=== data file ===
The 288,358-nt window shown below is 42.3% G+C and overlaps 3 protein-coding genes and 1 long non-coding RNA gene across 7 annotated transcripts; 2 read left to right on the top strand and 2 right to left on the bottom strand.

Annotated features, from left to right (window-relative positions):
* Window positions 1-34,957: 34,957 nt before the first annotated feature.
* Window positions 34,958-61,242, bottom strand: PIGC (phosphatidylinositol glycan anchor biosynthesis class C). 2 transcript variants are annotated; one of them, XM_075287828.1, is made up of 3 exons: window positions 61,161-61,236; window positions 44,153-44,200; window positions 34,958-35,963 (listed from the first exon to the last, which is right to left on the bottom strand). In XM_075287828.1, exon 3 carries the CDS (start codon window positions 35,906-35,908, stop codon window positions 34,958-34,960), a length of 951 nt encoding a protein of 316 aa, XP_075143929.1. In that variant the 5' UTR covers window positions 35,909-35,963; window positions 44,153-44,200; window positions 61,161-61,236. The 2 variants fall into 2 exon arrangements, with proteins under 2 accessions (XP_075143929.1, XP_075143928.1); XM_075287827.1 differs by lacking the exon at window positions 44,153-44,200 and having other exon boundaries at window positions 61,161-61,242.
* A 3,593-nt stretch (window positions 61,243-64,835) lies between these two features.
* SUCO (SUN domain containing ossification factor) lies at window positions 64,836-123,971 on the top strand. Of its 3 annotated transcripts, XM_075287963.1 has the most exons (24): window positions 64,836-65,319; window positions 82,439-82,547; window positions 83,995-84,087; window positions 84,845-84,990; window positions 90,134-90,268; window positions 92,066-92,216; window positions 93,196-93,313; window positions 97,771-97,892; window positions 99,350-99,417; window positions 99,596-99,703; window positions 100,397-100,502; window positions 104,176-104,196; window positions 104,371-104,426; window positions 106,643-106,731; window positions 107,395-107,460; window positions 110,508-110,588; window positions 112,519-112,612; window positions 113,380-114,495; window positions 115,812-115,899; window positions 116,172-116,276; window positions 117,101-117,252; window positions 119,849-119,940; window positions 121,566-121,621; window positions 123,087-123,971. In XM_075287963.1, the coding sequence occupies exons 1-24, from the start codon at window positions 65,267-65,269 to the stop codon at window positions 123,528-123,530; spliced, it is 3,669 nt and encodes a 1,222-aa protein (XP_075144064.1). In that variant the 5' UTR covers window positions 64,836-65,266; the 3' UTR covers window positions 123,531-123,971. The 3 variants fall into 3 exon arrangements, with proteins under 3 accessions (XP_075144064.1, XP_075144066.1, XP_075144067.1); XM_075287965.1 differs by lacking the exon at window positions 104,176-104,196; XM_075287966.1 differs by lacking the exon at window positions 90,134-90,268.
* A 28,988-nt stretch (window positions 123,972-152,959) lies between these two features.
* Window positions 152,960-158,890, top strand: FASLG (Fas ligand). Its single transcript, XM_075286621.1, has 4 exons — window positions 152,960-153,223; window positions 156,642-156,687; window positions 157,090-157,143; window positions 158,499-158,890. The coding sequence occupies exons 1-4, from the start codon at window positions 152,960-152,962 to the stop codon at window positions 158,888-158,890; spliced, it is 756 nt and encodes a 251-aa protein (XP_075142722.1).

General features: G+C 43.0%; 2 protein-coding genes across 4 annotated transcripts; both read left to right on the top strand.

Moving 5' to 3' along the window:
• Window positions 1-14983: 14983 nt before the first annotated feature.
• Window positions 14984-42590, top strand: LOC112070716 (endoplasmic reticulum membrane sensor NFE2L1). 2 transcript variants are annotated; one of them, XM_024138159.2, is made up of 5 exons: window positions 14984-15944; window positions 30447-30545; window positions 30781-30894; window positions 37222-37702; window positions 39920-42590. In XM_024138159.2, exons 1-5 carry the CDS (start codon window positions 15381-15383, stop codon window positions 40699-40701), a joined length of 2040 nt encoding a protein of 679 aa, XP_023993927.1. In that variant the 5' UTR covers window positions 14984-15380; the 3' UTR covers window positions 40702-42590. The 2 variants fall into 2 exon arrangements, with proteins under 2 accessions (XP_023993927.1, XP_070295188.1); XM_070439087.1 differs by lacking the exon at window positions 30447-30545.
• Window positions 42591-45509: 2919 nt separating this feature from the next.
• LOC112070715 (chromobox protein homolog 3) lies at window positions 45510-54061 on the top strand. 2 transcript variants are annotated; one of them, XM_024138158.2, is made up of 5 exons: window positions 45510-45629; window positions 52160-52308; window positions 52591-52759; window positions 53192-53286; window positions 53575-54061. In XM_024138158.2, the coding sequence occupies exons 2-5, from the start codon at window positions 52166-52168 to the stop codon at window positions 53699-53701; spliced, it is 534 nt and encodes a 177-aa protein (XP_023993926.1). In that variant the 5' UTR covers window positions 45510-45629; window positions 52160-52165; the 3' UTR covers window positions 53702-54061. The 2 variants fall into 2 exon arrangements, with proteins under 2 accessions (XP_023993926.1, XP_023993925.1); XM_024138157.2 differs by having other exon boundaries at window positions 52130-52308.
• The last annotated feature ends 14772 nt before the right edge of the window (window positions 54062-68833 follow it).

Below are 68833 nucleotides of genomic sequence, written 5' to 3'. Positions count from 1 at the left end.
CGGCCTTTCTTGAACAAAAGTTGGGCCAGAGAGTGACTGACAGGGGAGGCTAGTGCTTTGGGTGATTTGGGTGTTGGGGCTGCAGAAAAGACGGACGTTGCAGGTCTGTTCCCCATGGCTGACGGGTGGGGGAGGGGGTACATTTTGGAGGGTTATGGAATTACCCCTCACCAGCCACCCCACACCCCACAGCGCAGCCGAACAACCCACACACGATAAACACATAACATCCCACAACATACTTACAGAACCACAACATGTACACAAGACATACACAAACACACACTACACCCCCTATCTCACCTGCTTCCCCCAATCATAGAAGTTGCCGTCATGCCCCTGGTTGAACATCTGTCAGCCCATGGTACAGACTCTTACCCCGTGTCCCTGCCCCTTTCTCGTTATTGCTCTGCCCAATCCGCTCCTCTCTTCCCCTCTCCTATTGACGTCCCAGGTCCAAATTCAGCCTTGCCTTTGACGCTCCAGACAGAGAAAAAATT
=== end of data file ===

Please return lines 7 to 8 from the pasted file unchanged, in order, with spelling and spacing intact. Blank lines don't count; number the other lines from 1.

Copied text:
* A 28,988-nt stretch (window positions 123,972-152,959) lies between these two features.
* Window positions 152,960-158,890, top strand: FASLG (Fas ligand). Its single transcript, XM_075286621.1, has 4 exons — window positions 152,960-153,223; window positions 156,642-156,687; window positions 157,090-157,143; window positions 158,499-158,890. The coding sequence occupies exons 1-4, from the start codon at window positions 152,960-152,962 to the stop codon at window positions 158,888-158,890; spliced, it is 756 nt and encodes a 251-aa protein (XP_075142722.1).